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Sermon: Idols And Vanity (Ecclesiastes 1:1-11)

We start a new sermon series at Knaphill this Sunday on the book of Ecclesiastes. The morning service will be all age, but this is the sermon I plan to preach in the evening, going into more depth than we can in the morning.

Ecclesiastes 1:1-11

This weekend, Debbie has been indulging her love of musicals, going to see ‘Wicked’ with one of her best friends. Although she also loves moving and emotional shows such as ‘Les Miserables’, I think she mainly enjoys the bouncy, singalong nature of a musical. It goes with other parts of her musical taste, such as her love of Abba – something she has imparted to Rebekah, who even did a school project about them last year.

It will not surprise you to know that I am rather different. I like more ‘serious’ rock music, even some of the miserable stuff. I like grumpy, curmudgeonly artists such as Van Morrison. I like the wonderful singer and guitarist Richard Thompson, who sometimes deals in very bleak themes – some of them even too dark for me:

So perhaps you won’t be surprised when I was pleased that someone asked us to have a sermon series on Ecclesiastes!

But actually there were more serious reasons. Ecclesiastes may be unconventional in its tone, compared to many other books in Holy Scripture. It does so to preserve an important voice for us to hear. Sometimes we are so quick as believers to jump in with our perspective on life based on the existence of God and of eternal life. Ecclesiastes helps us to hear what life is like when God is not placed at the centre (even if someone believes in God) and if everything ends with death.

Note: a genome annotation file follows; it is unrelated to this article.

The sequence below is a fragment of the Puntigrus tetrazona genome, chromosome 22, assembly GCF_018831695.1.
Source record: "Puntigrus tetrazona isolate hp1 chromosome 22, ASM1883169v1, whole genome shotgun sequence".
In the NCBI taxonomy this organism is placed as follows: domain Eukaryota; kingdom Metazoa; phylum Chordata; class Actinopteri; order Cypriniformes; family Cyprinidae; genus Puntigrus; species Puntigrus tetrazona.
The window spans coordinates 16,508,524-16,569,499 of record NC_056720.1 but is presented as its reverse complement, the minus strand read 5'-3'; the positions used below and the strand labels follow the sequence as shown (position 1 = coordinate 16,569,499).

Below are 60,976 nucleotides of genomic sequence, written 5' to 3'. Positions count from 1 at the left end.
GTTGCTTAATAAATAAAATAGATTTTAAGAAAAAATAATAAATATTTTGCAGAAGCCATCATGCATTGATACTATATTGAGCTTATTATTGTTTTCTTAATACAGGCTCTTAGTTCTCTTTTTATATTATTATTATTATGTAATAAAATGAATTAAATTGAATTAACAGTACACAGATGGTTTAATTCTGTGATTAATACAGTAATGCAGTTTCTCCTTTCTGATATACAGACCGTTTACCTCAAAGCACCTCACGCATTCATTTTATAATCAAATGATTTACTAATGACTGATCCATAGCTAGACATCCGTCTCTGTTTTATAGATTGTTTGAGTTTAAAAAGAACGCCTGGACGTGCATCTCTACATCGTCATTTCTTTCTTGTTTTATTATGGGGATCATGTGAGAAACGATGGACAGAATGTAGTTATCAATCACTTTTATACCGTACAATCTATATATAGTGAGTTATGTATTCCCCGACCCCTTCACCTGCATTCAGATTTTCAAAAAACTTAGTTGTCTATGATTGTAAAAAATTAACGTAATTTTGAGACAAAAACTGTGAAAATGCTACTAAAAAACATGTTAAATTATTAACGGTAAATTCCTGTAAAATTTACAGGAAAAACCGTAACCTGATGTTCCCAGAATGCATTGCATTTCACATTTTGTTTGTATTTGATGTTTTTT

And that’s why you get the cries of ‘Meaningless! Meaningless!’ or ‘Vanity! Vanity!’ that you may be familiar with in the older translations. One scholar has argued that the Hebrew refers to a fleeting breath, and so he translates this expression as ‘Breath of breaths! Everything is temporary.’[1] Nothing is going to last. It’s all transient. Enjoy it while you can. But soon it will be gone and the world will continue without you, as if you never happened.

Some people try to live like that. The rock guitarist Wilko Johnson has recently been in the news, talking about the fact that he has terminal pancreatic cancer and how he has turned down chemotherapy but is going out on what will genuinely be a farewell tour. In an interview with the BBC he said that cancer has made him feel more alive, because he is appreciating the detail of things before he dies. But that’s it. Then it’s all gone.